In his book, "Writing for Emotional Impact", Karl Iglesias points out that there are many screenwriting books that talk about how to fix the structure of your movie but many of them neglect the most important part of making a movie: delivering an emotional experience to the viewer. The phrase "an emotional delivery system" is how Karl describes movies.
Karl illustrates this point in an interesting way; he points out that, when you see an ad or poster for a movie, the quotes that they pick from critics to make the movie sound good never say things like "...this film had a flawless structure!" or "This film had the perfect number of subplots to sustain act two!", instead they always say things like "..an emotional roller-coaster" or "...you'll need ten hankies to get through this one" or "...a nail-biter from beginning to end" which are all statements that speak more to the film maker's ability to manipulate your emotions that to their talent for forging a perfectly structured film.
This is a good point, and one that gets overlooked sometimes in film production. There are so many different books that offer helpful insight into how to fix the structure of your script and, after all, it is very, very important for the structure to work. But ultimately you want the structure to service the overall emotional experience of the film - the whole point of the structure is to make the emotional "punch" of the film work as effectively as possible.
But since it's so much easier to talk about the structure - after all, screenwriting books have provided us with a language to deal with and discuss structure (terms like inciting incident, the act two midpoint, etc.) as well as countless numbers of pages devoted to how to fix the structure of any movie, reams and reams devoted to the rules, principles and tools that can be applied to fix any ailing storyline. That makes talking about the structure so much easier to do than discussing the emotional component of the movie, because there aren't nearly as many books written that really talk about how to make sure the emotional aspect of your movie is working, and we don't have a short-hand vocabulary for talking about emotional structure like we do for discussing plot structure. And making the emotional side work is so much more subjective...I think a lot of it comes from who we are and what we've been through, because the films that seem to resonate with people seem to be those that speak to things that mean something to them and what they've experienced, and the same films don't always elicit the same emotions in everybody.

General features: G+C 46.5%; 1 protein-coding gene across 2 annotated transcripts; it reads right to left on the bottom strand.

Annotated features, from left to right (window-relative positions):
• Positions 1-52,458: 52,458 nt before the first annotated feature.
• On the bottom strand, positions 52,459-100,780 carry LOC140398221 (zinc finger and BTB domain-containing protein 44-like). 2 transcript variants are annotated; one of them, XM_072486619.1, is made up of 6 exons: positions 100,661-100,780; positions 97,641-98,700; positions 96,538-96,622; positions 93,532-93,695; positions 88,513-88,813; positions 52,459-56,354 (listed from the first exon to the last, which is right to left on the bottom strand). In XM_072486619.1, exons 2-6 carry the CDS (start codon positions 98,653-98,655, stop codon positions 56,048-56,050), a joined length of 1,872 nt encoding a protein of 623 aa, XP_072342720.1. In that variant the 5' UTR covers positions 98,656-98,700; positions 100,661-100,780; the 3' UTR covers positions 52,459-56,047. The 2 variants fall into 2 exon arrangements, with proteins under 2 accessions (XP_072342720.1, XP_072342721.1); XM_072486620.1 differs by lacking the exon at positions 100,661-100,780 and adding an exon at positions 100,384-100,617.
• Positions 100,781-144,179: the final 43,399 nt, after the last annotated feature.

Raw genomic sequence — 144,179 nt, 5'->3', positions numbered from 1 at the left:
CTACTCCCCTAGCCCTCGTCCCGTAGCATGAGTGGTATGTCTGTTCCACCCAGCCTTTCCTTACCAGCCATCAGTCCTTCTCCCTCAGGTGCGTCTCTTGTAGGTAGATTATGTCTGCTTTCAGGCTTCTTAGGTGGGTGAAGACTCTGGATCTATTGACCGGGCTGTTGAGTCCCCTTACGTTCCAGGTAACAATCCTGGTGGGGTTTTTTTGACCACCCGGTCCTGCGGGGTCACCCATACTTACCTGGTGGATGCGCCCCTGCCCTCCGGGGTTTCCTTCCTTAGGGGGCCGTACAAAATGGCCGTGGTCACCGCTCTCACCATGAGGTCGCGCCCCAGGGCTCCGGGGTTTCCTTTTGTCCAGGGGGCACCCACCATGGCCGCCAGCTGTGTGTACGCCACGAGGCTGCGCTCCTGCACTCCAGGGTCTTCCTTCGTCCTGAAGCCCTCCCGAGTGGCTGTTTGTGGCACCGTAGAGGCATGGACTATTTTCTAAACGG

I felt that for years we fell into the trap at Disney of thinking that as long as we analyzed and scrutinized the structure to death we would ensure that the movie would succeed. You can see how this might happen at a studio - studios are always trying to make a "bulletproof" movie that will appeal to everyone and be "guaranteed" to be a critical and financial success. It's not hard to see that nervous executives and film makers would comfort themselves with the "crutch" of thinking that as long as the structure is executed perfectly, the film will resonate with the public and be a hit.
I always felt (and I've said this many a time in the past, usually to the kind of awkward silence that most of my pronouncements inspire in listeners) that this is like putting together a watch and making all of the gears work perfectly. It may "work" and it may even be fascinating to watch for a short time, but it doesn't inspire any kind of emotional response in the viewer.
Anyway I haven't read much of the book yet (another Christmas gift) so I can't share any of Mr. Iglesias's specific techniques for improving stories, but as I get further along I will share some more of his thoughts with you, if they seem worthwhile.